*GameStop slumps after results; Ross, Autodesk advance. NEW YORK, Nov 21- U.S. stocks rose on Friday, putting major indexes on track for a fifth straight weekly advance, after China's central bank cut its benchmark interest rate and its euro zone peer announced asset purchases in efforts to boost each region's economy. About two-thirds of NYSE stocks traded higher,...» Read More
Given the dramatic volatility of recent weeks, CNBC has put together a survival guide for investors. Here's a sampling of what our experts had to say during the week.
Cramer was right: In order to save the market from a devastating credit crunch, Bernanke and company had to cut the discount rate. Today, that is what happened.Investing can be confusing. Luckily, Cramer has mapped out some road rules for all you Home Gamers trying to navigate the jungle that is Wall Street. Think of it as "Mad Money 101" –- some fundamental advice to keep in mind as you play the market. Whether you're a first time investor or a seasoned financier, it's always good to remember the basics.
Presidential candidate Sen. John McCain (R-Ariz.) joined CNBC's Larry Kudlow on "Kudlow & Co." to discuss the economic strategy he would pursue if he were elected America's commander-in-chief in 2008.
An extraordinary number of rumors are floating around this afternoon...this time about additional actions the Fed may take late today or over the weekend.
The dollar fell broadly Friday after the Federal Reserve slashed the interest rate it charges on loans to banks, and said economic growth could slow in light of tightening credit markets.
By an overwhelming 96% majority, the Wall Street money managers, investment strategists and economists responding to a CNBC Trillion Dollar Snap Survey today, say the Federal Reserve "did the right thing" when it lowered the discount rate this morning.
On Friday, the Federal Reserve announced that it had approved a 50 basis-point cut in the discount rate it charges for loans made directly to banks, via its regional Federal Reserve lenders . Was the discount-rate cut merely in reaction to a temporary credit crunch -- or a sobering signal that Fed Chairman Ben Bernanke perceives deeper troubles in the U.S. financial sector? CNBC's Market Task Force and expert guests took on the question -- and offered survival advice to investors.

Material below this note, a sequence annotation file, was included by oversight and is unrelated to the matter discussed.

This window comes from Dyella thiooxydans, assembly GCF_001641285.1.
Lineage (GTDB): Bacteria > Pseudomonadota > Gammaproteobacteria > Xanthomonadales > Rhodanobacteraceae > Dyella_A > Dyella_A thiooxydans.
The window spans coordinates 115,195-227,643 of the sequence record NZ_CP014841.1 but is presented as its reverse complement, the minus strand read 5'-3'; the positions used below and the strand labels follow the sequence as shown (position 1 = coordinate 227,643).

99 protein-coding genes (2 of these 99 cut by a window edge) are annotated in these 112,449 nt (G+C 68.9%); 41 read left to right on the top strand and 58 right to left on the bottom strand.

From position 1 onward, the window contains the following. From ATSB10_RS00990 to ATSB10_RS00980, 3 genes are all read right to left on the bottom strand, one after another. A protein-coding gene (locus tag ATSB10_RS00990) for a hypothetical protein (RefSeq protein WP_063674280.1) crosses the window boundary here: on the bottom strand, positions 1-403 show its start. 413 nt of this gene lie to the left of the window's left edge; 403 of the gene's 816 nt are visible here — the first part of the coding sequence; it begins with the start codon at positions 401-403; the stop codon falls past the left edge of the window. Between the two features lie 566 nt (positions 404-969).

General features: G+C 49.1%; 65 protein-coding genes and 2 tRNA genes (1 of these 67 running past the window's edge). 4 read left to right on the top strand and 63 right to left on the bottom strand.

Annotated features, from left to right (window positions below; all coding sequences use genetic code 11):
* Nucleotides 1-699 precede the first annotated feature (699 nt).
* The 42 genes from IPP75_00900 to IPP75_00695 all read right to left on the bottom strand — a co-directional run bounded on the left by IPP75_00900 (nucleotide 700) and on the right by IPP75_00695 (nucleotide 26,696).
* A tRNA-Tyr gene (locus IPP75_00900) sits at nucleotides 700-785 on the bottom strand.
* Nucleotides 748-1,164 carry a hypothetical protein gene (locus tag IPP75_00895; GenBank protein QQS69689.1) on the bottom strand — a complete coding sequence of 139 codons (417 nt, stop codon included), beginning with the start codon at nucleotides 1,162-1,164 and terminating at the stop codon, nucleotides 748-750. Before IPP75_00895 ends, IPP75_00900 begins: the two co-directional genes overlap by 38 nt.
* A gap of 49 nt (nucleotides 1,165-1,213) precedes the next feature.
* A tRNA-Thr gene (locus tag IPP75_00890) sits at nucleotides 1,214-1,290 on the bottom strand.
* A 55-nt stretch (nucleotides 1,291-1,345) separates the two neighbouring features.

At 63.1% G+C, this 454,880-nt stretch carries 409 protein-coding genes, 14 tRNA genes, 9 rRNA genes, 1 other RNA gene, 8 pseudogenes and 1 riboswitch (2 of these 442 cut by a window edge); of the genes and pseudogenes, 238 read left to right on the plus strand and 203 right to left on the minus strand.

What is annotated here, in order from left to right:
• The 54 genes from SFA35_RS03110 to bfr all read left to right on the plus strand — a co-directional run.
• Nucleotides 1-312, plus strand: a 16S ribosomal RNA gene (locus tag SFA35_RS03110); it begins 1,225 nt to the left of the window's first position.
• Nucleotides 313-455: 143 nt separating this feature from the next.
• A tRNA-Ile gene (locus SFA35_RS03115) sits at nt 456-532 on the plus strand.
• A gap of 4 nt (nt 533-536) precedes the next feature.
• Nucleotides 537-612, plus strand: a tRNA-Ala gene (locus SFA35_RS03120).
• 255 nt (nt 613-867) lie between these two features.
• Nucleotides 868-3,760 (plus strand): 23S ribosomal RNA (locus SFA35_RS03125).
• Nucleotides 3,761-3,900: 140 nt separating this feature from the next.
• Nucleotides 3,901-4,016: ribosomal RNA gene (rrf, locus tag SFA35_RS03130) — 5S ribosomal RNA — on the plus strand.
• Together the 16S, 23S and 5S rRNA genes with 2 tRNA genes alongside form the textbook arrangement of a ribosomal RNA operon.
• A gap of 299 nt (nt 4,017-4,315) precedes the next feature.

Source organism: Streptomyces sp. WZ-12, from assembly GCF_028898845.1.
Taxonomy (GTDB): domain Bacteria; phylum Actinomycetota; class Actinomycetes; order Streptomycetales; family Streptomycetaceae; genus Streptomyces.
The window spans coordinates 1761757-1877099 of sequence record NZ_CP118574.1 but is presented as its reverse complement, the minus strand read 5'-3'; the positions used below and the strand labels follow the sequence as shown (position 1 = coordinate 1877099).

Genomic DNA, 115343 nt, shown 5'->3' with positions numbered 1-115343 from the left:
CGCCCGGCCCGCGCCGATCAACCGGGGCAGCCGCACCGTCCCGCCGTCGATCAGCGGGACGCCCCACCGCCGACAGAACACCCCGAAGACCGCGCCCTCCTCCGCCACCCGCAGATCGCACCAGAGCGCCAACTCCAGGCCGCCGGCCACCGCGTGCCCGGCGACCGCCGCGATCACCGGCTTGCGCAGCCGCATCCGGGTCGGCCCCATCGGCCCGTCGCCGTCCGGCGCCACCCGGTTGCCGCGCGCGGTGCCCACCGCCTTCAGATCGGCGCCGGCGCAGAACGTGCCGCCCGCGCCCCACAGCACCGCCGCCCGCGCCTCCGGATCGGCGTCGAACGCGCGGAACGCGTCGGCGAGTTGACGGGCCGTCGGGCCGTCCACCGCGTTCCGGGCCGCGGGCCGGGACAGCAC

From commodities and construction materials to interest rates and mortgage lenders, the state of real estate is at the forefront of most business and financial debates. But some say opportunities still exist -- if you know where to look. CNBC's crack team of reporters dug into the real estate market from every angle. Here is a sampling of what they found.
Mayhem continued to roil the mortgage market this week, as the subprime problem seemed to permeate the lending landscape. The Federal Reserve added money to the banking system again to prevent any full-blown credit crunch, but there were casualties big and small just the same
Australia's central bank said on Friday it had intervened in foreign exchange markets overnight in an effort to restore some liquidity to the market for the Australian dollar.
Keep an eye on big commercial banks like Citi, JP Morgan and Bank of America: They have extensive retail banking operations and are far more diversified and better at laying off risk (often to foreign banks) than the investment banks
A few hours after that sad alert went up on First Magnus Financial's home page, I received a note from a mortgage broker crony of mine. He forwarded me a note from a local First Magnus contact of his.
The yen had its biggest one-day gain versus the dollar in almost nine years Thursday, as investors unwound risky trades financed with borrowed yen, on fears of a global funding crisis. The yen soared against all major currencies and hit its strongest level since November against the euro.
A friend sent this in... not sure where it came from, but oh how true!!
We had a great discussion on "Squawk Box Europe" this morning about clarity of vision -- as in do we now have a good understanding of the depth of this credit event?
St. Louis Federal Reserve Bank President William Poole said on Wednesday financial market turmoil had not undermined the U.S. economy and there was no need for the central bank to ride to the rescue with an emergency rate cut.
A bruising selloff in world stock markets is about to extract more pain on Wall Street, where stock index futures are pointing to a sharply lower opening.
So we are finally approaching the mythical "correction" phase: the S&P 500 is 9.5% off its historic high of July 19, close to the 10% that is considered a "correction."
I'll admit it; I don't get it. The National Association of Realtors reports that prices in the nation's housing markets are rebounding. They're still in the negative, down 1.5% nationwide in Q2 2007 from a year ago, but apparently fewer markets are in the negative than in the two quarters before. The NAR's economists call it "flat." Not to mention that they show sales are down 10.8% in Q2 2007 from a year ago.
The dollar rose against the euro, and the yen rallied on Wednesday after investors cut exposure to carry trades as losses in the U.S. subprime mortgage market widened.